When we think about gaps, right away the mind pictures space; quantifiable physical gaps are intuitive, and un-troubling to the collective psyche, because we live in spaces of separation.
There are, of course, a few other kinds of gaps that are not often addressed in the common sense.
One such gap is the supposed gap between language and reality. Can language ever describe reality fully? Some thinkers, like Nietzsche and later Foucault, understood that there is no gap between language and reality. In a sense, language IS our reality, because we live in language.
What relevance does the language gap have for us plebeians?
We are all familiar with the earthquake that struck Japan a few months ago. What is surprising about the situation is how it is discussed in some media. Reading an article in the Globe and Mail, I was taken aback at how concerned the author was with the Global Market effects of disaster in Japan. I read figure after figure measuring the effects on global energy markets. There was not much attention given to the human devastation that just happened, or the fact that a nuclear disaster will affect peoples’ health and the environment for decades to come. Other articles illustrate what should really worry us about disasters like this, but they seem to be a minority.
This shows us that language, particularly the discourse we find in the media, is a symptom of our times. In the face of impending ecological disaster and great human suffering, the front page of a major Canadian newspaper features an article about the quantitative energy-market effects of the nuclear crisis in Japan, the same way it would have an article on bailouts. What about the global effects of radiation on the environment? What about questioning reliance on nuclear power from a health perspective? Notice how these fundamentally economic questions relevant to everyday individuals (people who do not speculate on global markets) are ignored. The market-centred framing of the article shows us that in our day and age, especially in the West, we are often blinded by arbitrary quantities that in many cases limit our ability to think about economics in new and pertinent ways. When crisis happens, we should not only be talking about global markets. We should be having spirited discussion about how we might better organize our societies micro-economically in the wake of upheaval. A certain “Economy” however has become our primary concern, especially when dealing with disaster.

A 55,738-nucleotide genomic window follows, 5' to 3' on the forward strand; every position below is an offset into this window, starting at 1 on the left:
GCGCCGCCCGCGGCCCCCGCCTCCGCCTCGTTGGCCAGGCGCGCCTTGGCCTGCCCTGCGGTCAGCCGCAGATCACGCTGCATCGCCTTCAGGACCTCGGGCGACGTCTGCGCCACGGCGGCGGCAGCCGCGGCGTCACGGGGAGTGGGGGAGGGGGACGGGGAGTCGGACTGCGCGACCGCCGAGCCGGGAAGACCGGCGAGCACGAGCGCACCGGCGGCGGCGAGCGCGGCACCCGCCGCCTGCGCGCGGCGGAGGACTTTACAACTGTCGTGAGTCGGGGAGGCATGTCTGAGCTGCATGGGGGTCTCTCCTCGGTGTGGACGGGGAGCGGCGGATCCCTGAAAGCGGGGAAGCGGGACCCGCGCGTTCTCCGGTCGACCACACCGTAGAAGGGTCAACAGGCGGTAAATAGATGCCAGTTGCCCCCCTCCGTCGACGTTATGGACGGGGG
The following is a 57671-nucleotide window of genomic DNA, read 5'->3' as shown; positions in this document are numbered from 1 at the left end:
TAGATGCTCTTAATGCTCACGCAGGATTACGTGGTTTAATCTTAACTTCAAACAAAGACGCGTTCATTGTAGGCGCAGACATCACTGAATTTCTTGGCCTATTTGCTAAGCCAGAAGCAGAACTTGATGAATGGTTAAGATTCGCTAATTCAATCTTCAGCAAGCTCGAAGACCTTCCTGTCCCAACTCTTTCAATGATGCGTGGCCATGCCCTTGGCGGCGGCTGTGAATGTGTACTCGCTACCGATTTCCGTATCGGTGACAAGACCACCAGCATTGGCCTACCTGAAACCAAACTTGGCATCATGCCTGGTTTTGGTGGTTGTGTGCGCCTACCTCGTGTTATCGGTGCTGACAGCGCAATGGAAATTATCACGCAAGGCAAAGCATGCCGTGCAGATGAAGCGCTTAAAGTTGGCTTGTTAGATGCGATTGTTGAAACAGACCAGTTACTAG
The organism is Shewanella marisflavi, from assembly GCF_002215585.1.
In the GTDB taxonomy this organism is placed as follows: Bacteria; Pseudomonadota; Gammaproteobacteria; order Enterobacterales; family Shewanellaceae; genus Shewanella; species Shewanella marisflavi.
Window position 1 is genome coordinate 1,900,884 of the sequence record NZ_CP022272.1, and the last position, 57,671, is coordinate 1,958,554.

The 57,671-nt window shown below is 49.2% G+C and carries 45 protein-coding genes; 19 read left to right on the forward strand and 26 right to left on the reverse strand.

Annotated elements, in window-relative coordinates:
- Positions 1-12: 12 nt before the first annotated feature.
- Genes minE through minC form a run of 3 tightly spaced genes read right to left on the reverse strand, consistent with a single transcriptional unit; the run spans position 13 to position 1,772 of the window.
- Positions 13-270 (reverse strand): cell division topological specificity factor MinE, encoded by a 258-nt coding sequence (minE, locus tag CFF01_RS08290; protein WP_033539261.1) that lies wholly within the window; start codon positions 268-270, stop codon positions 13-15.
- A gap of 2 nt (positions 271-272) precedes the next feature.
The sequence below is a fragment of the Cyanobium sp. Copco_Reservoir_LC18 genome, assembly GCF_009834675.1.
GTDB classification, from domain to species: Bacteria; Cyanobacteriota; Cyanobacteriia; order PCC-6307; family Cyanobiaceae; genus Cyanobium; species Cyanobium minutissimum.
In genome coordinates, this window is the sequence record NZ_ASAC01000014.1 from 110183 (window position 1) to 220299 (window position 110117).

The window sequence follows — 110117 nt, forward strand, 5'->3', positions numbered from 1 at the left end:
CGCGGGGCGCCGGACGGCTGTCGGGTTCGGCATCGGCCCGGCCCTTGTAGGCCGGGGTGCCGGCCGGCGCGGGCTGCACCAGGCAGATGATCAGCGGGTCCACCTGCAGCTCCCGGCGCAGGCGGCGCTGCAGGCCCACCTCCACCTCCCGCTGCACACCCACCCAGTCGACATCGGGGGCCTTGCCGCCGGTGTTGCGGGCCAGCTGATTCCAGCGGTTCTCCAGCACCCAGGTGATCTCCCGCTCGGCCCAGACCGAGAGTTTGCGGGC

Next time you read an article about a real (not market) crisis, pay attention to what is said and how it is said, and what is omitted. You might be surprised to find that in the age of techno-capitalism, all we care about is “forecasting” the economic “weather” for the benefit of speculation, even when there is a real and important debate to be had about how we order our lives.